As a side note, this argument is untrue and offensive. This parallel between the working class and slaves completely denies the agency and choice of the working class in our country and the progress made by the Civil Rights Movement. It overestimates the power of structural elements and corporations, which are also comprised of people. Especially with the effect of the No Child Left Behind Act, members of the working class have had more opportunity than before (Hursh, 493). The National Assessment of Educational Progress released statistics in July 2005, which showed improved student achievement in reading and in math. Reading and math scores for black nine-year-olds were higher than ever before. Forty-three states either improved or were the same in all of the categories that were measured. Supporters of the act also claim that the point of the bill is increased accountability and responsibility of teachers and schools. The schools are punished if they do not meet their goals. Ideally, this accountability could help teachers and schools realize the significance and importance of their role in the educational system. Proponents of the Act also argue that this helps minority and low achieving populations. Specifically, it creates a common educational expectation for everyone. Because the Act requires schools to focus their attention on major racial and ethnic subgroups, states cannot get by only by measuring average school performance. It also gives school choice to parents when the schools in their district are failing. All of these factors combine to create a situation where people from the working class can achieve the American dream, regardless of whether or not they play a professional sport. People from the working class know that the best way to get out of poverty is not to play a sport.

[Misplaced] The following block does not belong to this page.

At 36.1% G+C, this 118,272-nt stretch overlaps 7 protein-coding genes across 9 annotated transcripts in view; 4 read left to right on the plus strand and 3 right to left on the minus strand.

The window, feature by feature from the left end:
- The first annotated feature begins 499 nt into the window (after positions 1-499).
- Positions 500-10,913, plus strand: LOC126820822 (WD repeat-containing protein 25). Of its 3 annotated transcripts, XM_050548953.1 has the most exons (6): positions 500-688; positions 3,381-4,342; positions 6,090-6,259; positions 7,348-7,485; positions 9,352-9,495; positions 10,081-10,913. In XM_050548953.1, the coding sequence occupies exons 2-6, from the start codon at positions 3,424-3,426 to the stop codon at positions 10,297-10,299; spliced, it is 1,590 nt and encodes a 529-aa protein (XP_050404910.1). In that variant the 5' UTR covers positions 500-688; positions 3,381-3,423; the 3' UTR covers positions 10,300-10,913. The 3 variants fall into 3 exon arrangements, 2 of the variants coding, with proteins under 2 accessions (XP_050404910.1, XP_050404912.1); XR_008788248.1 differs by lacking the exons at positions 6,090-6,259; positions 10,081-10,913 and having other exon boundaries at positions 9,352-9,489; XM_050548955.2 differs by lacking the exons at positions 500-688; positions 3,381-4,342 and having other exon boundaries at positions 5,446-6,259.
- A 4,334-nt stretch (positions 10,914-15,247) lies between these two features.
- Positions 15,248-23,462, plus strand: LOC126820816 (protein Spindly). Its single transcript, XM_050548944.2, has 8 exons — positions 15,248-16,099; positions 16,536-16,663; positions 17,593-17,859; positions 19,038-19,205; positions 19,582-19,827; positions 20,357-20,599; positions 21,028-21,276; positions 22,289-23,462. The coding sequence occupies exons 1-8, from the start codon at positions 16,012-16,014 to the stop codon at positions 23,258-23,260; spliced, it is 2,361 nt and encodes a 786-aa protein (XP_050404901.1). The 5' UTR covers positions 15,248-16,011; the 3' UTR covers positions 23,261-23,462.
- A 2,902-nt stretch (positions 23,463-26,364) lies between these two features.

Soccer, as Kamp argued, is the stereotypical stuff of American wholesomeness. It is not tied up in competition the way other sports are. Soccer is associated with soccer moms. It is considered safe for children. It is considered the preeminent sport to promote for fun and self-esteem. Oliver, writing in 1986, said "soccer is rapidly becoming white, middle-class, suburban, and small town, if we look at the areas of most dramatic growth" (Oliver).